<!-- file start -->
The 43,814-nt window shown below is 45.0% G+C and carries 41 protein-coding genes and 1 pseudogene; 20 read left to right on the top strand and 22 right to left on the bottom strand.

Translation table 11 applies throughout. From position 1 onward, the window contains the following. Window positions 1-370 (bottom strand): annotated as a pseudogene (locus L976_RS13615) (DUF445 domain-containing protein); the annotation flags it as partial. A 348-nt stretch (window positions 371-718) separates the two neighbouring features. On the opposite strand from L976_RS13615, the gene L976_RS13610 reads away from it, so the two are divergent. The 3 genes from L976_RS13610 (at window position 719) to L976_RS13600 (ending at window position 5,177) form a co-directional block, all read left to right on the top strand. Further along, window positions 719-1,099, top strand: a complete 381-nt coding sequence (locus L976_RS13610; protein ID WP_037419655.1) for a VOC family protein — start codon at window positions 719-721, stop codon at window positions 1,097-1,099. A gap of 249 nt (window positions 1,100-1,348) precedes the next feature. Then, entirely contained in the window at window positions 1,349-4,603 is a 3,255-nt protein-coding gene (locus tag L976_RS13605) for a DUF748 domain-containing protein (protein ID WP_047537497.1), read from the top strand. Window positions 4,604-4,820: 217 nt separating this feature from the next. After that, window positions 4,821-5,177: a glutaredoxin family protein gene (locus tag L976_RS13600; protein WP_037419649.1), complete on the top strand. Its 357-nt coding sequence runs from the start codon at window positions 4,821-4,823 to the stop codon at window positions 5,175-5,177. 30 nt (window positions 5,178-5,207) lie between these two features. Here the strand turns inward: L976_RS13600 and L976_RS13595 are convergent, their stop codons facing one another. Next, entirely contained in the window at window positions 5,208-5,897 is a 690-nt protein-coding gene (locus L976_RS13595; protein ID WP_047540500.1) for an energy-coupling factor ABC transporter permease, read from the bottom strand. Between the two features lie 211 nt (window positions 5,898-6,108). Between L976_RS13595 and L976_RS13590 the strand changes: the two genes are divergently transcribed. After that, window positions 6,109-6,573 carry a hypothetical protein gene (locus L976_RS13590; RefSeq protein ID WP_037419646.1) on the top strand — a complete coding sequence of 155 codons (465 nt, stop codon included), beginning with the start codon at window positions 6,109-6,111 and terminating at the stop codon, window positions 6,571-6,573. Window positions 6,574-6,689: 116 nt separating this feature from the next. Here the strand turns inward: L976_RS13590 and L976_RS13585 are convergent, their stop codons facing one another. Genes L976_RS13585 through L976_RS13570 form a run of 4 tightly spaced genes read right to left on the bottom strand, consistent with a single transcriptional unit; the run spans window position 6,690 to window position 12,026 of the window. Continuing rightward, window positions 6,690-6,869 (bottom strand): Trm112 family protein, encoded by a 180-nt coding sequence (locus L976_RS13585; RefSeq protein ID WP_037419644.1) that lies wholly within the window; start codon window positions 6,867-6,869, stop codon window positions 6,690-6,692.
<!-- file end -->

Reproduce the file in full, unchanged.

The 43,814-nt window shown below is 45.0% G+C and carries 41 protein-coding genes and 1 pseudogene; 20 read left to right on the top strand and 22 right to left on the bottom strand.

Translation table 11 applies throughout. From position 1 onward, the window contains the following. Window positions 1-370 (bottom strand): annotated as a pseudogene (locus L976_RS13615) (DUF445 domain-containing protein); the annotation flags it as partial. A 348-nt stretch (window positions 371-718) separates the two neighbouring features. On the opposite strand from L976_RS13615, the gene L976_RS13610 reads away from it, so the two are divergent. The 3 genes from L976_RS13610 (at window position 719) to L976_RS13600 (ending at window position 5,177) form a co-directional block, all read left to right on the top strand. Further along, window positions 719-1,099, top strand: a complete 381-nt coding sequence (locus L976_RS13610; protein ID WP_037419655.1) for a VOC family protein — start codon at window positions 719-721, stop codon at window positions 1,097-1,099. A gap of 249 nt (window positions 1,100-1,348) precedes the next feature. Then, entirely contained in the window at window positions 1,349-4,603 is a 3,255-nt protein-coding gene (locus tag L976_RS13605) for a DUF748 domain-containing protein (protein ID WP_047537497.1), read from the top strand. Window positions 4,604-4,820: 217 nt separating this feature from the next. After that, window positions 4,821-5,177: a glutaredoxin family protein gene (locus tag L976_RS13600; protein WP_037419649.1), complete on the top strand. Its 357-nt coding sequence runs from the start codon at window positions 4,821-4,823 to the stop codon at window positions 5,175-5,177. 30 nt (window positions 5,178-5,207) lie between these two features. Here the strand turns inward: L976_RS13600 and L976_RS13595 are convergent, their stop codons facing one another. Next, entirely contained in the window at window positions 5,208-5,897 is a 690-nt protein-coding gene (locus L976_RS13595; protein ID WP_047540500.1) for an energy-coupling factor ABC transporter permease, read from the bottom strand. Between the two features lie 211 nt (window positions 5,898-6,108). Between L976_RS13595 and L976_RS13590 the strand changes: the two genes are divergently transcribed. After that, window positions 6,109-6,573 carry a hypothetical protein gene (locus L976_RS13590; RefSeq protein ID WP_037419646.1) on the top strand — a complete coding sequence of 155 codons (465 nt, stop codon included), beginning with the start codon at window positions 6,109-6,111 and terminating at the stop codon, window positions 6,571-6,573. Window positions 6,574-6,689: 116 nt separating this feature from the next. Here the strand turns inward: L976_RS13590 and L976_RS13585 are convergent, their stop codons facing one another. Genes L976_RS13585 through L976_RS13570 form a run of 4 tightly spaced genes read right to left on the bottom strand, consistent with a single transcriptional unit; the run spans window position 6,690 to window position 12,026 of the window. Continuing rightward, window positions 6,690-6,869 (bottom strand): Trm112 family protein, encoded by a 180-nt coding sequence (locus L976_RS13585; RefSeq protein ID WP_037419644.1) that lies wholly within the window; start codon window positions 6,867-6,869, stop codon window positions 6,690-6,692.